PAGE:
it the well-heeled hum of the regional arts centre. The food in Slippbarrin is decent bistro fare, with small Icelandic twists throughout. Being in such proximity to the ocean, obviously the seafood is a must-try. Presuming you are dining with another (or at least prodigiously hungry) then the Marina Fish Soup and Seafood Platter are highly recommended. Reykjavik itself has a population of approximately 120,000, giving it a smidgen more than Exe-ter. This of course means it’s not going to take you too long to get round its attractions, and while the likes of the Maritime Museum and the Church of Hallgrímskirkja - the latter being a must visit with its panoramic city views - were good warm-ups, I was captivated by the thought of the events to come the next day: The Golden Circle & Fontana Steam Bath Tour. This nine hour tour takes in the Gullfoss waterfall, the Geysir geothermal region and the Thingvellir Na-tional Park, before finishing off at the Fontana steam baths. You could of course hire a car and do these by yourself, but with a lot of ground to cover and a vast expanse all around you, having someone else pushing the pedals really elevates the experience. Of course, it is not as if the scenery needs PAGE 32

anything to heighten its impact. It’s hard to emphasise just how striking the landscape is. I went in winter, which meant out of the city a stark palette of white snow and black rock was painted before me. Obviously in summer this would be lush and green, but the unembellished nature of it made me glad I came when I did, despite the cold (and it was cold! Reykjavik is actually at the southern end of Iceland, thus warmer than the rest of the island. Despite this, average temperatures for the winter months are roughly 0 C, which obviously means you must be prepared for much colder). After a fantastic tour that took in the furiously undulating Gullfoss waterfall, we finished up at the Fontana Wellness Spa for a well-earned bathe. It is common knowledge that Icelanders like to bathe far more than us folk, and with natural, geothermal-heated pools that they have in such abundance, frankly, why wouldn’t they? The Fontana Spa is a modern complex built on a huge natural spring. It is composed of naturally heated saunas and hot tubs of different temperatures, and though there is certainly an initial shock in stripping down to swimmers in minus temperatures, once you are submerged the contrast between the heat around your body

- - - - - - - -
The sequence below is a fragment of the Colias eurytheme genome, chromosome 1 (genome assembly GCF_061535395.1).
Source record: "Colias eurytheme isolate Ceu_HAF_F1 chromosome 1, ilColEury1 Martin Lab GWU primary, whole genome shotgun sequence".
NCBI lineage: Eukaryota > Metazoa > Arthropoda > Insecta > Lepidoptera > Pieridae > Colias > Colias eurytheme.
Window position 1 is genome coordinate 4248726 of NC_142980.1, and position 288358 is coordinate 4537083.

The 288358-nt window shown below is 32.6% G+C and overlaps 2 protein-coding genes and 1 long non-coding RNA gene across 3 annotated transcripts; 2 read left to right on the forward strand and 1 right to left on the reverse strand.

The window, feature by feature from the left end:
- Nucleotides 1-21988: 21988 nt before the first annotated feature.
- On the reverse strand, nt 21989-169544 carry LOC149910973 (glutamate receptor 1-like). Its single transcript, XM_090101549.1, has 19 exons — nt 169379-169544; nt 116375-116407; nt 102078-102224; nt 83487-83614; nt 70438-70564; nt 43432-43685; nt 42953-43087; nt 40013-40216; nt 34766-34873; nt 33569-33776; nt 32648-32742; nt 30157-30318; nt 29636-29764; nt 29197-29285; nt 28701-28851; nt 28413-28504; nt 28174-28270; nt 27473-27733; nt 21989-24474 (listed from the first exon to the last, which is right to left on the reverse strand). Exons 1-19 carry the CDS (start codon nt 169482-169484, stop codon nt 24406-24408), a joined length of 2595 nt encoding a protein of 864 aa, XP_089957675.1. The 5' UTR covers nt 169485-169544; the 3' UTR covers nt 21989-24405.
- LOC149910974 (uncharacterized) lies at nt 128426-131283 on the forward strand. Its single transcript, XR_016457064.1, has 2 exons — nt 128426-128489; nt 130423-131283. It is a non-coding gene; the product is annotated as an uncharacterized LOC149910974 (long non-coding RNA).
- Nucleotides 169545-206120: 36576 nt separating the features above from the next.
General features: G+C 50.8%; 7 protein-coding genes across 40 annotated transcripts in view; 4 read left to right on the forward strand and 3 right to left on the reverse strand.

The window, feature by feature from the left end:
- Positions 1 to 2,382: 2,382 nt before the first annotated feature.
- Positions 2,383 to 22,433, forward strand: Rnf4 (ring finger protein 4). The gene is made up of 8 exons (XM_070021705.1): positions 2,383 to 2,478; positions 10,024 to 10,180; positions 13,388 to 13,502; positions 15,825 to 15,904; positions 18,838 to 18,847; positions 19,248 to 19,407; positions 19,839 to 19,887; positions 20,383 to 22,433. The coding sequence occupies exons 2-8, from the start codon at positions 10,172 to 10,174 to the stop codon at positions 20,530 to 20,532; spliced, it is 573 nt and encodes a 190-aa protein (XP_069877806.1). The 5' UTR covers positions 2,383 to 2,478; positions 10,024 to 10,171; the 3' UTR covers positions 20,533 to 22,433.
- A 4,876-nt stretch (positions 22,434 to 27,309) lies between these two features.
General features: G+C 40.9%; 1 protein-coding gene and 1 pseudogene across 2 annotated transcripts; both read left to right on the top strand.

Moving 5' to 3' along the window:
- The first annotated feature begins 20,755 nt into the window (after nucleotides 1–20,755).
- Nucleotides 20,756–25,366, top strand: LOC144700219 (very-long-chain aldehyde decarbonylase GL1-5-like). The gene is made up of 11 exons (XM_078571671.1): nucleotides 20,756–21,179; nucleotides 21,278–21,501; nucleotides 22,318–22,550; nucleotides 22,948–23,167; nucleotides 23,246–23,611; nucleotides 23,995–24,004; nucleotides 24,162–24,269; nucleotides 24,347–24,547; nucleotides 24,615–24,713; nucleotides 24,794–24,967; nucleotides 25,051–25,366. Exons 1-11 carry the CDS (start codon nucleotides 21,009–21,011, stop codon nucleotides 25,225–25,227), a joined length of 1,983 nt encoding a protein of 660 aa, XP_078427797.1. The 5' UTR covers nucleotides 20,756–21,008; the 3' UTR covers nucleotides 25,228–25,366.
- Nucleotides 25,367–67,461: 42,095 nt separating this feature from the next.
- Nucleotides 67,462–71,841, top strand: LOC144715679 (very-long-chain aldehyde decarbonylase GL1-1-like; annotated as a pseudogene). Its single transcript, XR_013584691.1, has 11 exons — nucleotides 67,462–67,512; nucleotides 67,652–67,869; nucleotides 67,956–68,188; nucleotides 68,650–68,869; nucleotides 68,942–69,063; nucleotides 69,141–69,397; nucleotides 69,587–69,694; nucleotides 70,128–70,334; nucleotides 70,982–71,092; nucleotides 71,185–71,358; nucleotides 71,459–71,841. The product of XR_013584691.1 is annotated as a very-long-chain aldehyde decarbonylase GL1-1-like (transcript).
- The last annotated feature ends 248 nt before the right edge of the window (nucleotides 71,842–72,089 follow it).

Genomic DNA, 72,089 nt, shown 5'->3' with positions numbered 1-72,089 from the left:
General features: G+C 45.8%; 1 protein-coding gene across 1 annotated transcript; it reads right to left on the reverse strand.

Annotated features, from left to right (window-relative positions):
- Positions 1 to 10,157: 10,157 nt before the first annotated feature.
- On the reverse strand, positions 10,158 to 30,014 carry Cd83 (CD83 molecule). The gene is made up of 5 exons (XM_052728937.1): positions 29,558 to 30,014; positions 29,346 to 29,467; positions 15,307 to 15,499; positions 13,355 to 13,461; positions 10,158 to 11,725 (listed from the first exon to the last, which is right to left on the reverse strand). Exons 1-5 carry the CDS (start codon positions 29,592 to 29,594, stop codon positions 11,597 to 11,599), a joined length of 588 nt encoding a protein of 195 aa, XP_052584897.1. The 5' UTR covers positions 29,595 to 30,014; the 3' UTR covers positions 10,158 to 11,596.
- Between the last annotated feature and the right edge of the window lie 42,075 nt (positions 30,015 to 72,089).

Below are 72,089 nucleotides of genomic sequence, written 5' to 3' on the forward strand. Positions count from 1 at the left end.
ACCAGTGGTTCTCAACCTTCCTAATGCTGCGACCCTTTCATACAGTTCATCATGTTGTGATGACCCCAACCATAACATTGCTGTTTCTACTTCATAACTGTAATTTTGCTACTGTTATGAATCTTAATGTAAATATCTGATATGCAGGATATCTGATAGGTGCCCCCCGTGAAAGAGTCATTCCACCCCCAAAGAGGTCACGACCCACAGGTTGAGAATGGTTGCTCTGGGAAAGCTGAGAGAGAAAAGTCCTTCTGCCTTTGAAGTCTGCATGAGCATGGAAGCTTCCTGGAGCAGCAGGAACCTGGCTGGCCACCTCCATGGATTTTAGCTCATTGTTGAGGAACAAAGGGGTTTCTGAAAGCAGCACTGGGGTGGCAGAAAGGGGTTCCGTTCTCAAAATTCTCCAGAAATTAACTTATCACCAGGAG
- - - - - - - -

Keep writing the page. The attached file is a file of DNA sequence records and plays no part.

and the cold on your face is truly invigorating. This relaxing put me in good stead, as to come was my trip to see the world famous Aurora Borealis. Now, you could just stay around Reykjavik and hope to catch them them there. However, these are not lights in the conventional sense that you can simply turn on and off. So if you are determined to find them, you must give yourself the best chance and take the short domestic flight to Iceland’s second larg-est urban area, Akureyri. Akureyri is in the north west of the island, and a small town of around 18,000 inhabitants. With its clos-er proximity to the Arctic Circle and virtually non-existent light pollution it was the perfect place for those hunting the Northern Lights. We were staying at the Icelandair Hotel Akureyri - part of the same group as the Hotel Reykjavík Marina - and as such the decor is similar, though it is certainly a bit more sedate than its sister hotel. One thing you must be prepared for when looking for the Lights is late nights. We set out around mid-night, and were far from the only people hunting. The snow-decked countryside outside Akureyri was pockmarked with coaches of people searching for the elusive Aurora, and the